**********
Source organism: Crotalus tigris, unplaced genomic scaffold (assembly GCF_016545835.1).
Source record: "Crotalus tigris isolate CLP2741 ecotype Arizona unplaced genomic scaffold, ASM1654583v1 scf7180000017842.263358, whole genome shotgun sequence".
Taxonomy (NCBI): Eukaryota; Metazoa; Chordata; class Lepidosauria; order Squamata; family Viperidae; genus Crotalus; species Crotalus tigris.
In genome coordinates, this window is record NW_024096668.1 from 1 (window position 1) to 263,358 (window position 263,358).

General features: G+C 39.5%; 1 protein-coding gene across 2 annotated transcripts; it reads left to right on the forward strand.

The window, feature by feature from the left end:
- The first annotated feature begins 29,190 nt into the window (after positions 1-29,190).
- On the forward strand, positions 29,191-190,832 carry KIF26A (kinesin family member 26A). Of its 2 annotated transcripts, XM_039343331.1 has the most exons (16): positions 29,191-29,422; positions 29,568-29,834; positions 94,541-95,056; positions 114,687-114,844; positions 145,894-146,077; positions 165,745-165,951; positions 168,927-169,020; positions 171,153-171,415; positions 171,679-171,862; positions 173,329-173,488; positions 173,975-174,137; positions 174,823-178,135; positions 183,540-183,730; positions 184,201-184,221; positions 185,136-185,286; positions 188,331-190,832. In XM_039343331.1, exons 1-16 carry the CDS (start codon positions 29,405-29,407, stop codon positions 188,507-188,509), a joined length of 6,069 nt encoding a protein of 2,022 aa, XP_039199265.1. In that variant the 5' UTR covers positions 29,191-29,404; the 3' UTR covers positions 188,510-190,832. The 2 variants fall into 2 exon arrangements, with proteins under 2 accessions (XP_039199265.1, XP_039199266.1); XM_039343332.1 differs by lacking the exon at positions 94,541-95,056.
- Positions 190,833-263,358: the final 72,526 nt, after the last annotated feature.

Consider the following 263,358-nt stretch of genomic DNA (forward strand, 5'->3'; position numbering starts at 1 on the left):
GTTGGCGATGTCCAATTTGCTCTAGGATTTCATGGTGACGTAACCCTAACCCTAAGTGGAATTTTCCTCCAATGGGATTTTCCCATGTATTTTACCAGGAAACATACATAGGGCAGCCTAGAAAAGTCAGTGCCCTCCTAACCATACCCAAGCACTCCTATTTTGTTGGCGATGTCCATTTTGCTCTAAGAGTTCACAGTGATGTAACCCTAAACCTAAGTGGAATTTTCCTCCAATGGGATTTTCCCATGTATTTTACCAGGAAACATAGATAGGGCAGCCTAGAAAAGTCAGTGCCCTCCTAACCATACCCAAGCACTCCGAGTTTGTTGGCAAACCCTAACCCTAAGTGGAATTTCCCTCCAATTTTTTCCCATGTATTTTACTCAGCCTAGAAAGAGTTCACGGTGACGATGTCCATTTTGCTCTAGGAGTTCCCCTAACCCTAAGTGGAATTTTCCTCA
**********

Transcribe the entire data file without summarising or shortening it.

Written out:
Source organism: Crotalus tigris, unplaced genomic scaffold (assembly GCF_016545835.1).
Source record: "Crotalus tigris isolate CLP2741 ecotype Arizona unplaced genomic scaffold, ASM1654583v1 scf7180000017842.263358, whole genome shotgun sequence".
Taxonomy (NCBI): Eukaryota; Metazoa; Chordata; class Lepidosauria; order Squamata; family Viperidae; genus Crotalus; species Crotalus tigris.
In genome coordinates, this window is record NW_024096668.1 from 1 (window position 1) to 263,358 (window position 263,358).

General features: G+C 39.5%; 1 protein-coding gene across 2 annotated transcripts; it reads left to right on the forward strand.

The window, feature by feature from the left end:
- The first annotated feature begins 29,190 nt into the window (after positions 1-29,190).
- On the forward strand, positions 29,191-190,832 carry KIF26A (kinesin family member 26A). Of its 2 annotated transcripts, XM_039343331.1 has the most exons (16): positions 29,191-29,422; positions 29,568-29,834; positions 94,541-95,056; positions 114,687-114,844; positions 145,894-146,077; positions 165,745-165,951; positions 168,927-169,020; positions 171,153-171,415; positions 171,679-171,862; positions 173,329-173,488; positions 173,975-174,137; positions 174,823-178,135; positions 183,540-183,730; positions 184,201-184,221; positions 185,136-185,286; positions 188,331-190,832. In XM_039343331.1, exons 1-16 carry the CDS (start codon positions 29,405-29,407, stop codon positions 188,507-188,509), a joined length of 6,069 nt encoding a protein of 2,022 aa, XP_039199265.1. In that variant the 5' UTR covers positions 29,191-29,404; the 3' UTR covers positions 188,510-190,832. The 2 variants fall into 2 exon arrangements, with proteins under 2 accessions (XP_039199265.1, XP_039199266.1); XM_039343332.1 differs by lacking the exon at positions 94,541-95,056.
- Positions 190,833-263,358: the final 72,526 nt, after the last annotated feature.

Consider the following 263,358-nt stretch of genomic DNA (forward strand, 5'->3'; position numbering starts at 1 on the left):
GTTGGCGATGTCCAATTTGCTCTAGGATTTCATGGTGACGTAACCCTAACCCTAAGTGGAATTTTCCTCCAATGGGATTTTCCCATGTATTTTACCAGGAAACATACATAGGGCAGCCTAGAAAAGTCAGTGCCCTCCTAACCATACCCAAGCACTCCTATTTTGTTGGCGATGTCCATTTTGCTCTAAGAGTTCACAGTGATGTAACCCTAAACCTAAGTGGAATTTTCCTCCAATGGGATTTTCCCATGTATTTTACCAGGAAACATAGATAGGGCAGCCTAGAAAAGTCAGTGCCCTCCTAACCATACCCAAGCACTCCGAGTTTGTTGGCAAACCCTAACCCTAAGTGGAATTTCCCTCCAATTTTTTCCCATGTATTTTACTCAGCCTAGAAAGAGTTCACGGTGACGATGTCCATTTTGCTCTAGGAGTTCCCCTAACCCTAAGTGGAATTTTCCTCA